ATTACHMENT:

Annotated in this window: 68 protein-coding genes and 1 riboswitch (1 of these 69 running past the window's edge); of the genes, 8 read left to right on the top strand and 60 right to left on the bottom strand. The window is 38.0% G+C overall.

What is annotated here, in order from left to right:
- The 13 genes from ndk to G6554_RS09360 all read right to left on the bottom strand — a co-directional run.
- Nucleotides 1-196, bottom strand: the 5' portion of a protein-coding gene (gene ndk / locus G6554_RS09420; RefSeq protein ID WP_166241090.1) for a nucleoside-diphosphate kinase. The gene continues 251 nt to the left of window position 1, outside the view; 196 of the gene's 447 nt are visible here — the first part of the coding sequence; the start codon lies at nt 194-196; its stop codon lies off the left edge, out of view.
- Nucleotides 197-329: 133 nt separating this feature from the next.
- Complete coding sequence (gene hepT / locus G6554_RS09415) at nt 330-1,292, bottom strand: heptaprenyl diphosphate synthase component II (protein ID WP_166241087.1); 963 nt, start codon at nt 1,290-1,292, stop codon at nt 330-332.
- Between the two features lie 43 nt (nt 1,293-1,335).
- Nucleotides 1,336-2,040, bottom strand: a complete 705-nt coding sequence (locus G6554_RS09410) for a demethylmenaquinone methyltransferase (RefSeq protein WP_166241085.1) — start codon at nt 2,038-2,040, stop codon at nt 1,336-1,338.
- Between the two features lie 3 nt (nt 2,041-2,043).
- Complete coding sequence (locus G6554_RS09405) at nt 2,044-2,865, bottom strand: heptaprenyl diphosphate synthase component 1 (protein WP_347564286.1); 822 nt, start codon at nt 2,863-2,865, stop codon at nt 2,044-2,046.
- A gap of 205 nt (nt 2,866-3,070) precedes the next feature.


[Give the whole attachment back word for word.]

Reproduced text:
Annotated in this window: 68 protein-coding genes and 1 riboswitch (1 of these 69 running past the window's edge); of the genes, 8 read left to right on the top strand and 60 right to left on the bottom strand. The window is 38.0% G+C overall.

What is annotated here, in order from left to right:
- The 13 genes from ndk to G6554_RS09360 all read right to left on the bottom strand — a co-directional run.
- Nucleotides 1-196, bottom strand: the 5' portion of a protein-coding gene (gene ndk / locus G6554_RS09420; RefSeq protein ID WP_166241090.1) for a nucleoside-diphosphate kinase. The gene continues 251 nt to the left of window position 1, outside the view; 196 of the gene's 447 nt are visible here — the first part of the coding sequence; the start codon lies at nt 194-196; its stop codon lies off the left edge, out of view.
- Nucleotides 197-329: 133 nt separating this feature from the next.
- Complete coding sequence (gene hepT / locus G6554_RS09415) at nt 330-1,292, bottom strand: heptaprenyl diphosphate synthase component II (protein ID WP_166241087.1); 963 nt, start codon at nt 1,290-1,292, stop codon at nt 330-332.
- Between the two features lie 43 nt (nt 1,293-1,335).
- Nucleotides 1,336-2,040, bottom strand: a complete 705-nt coding sequence (locus G6554_RS09410) for a demethylmenaquinone methyltransferase (RefSeq protein WP_166241085.1) — start codon at nt 2,038-2,040, stop codon at nt 1,336-1,338.
- Between the two features lie 3 nt (nt 2,041-2,043).
- Complete coding sequence (locus G6554_RS09405) at nt 2,044-2,865, bottom strand: heptaprenyl diphosphate synthase component 1 (protein WP_347564286.1); 822 nt, start codon at nt 2,863-2,865, stop codon at nt 2,044-2,046.
- A gap of 205 nt (nt 2,866-3,070) precedes the next feature.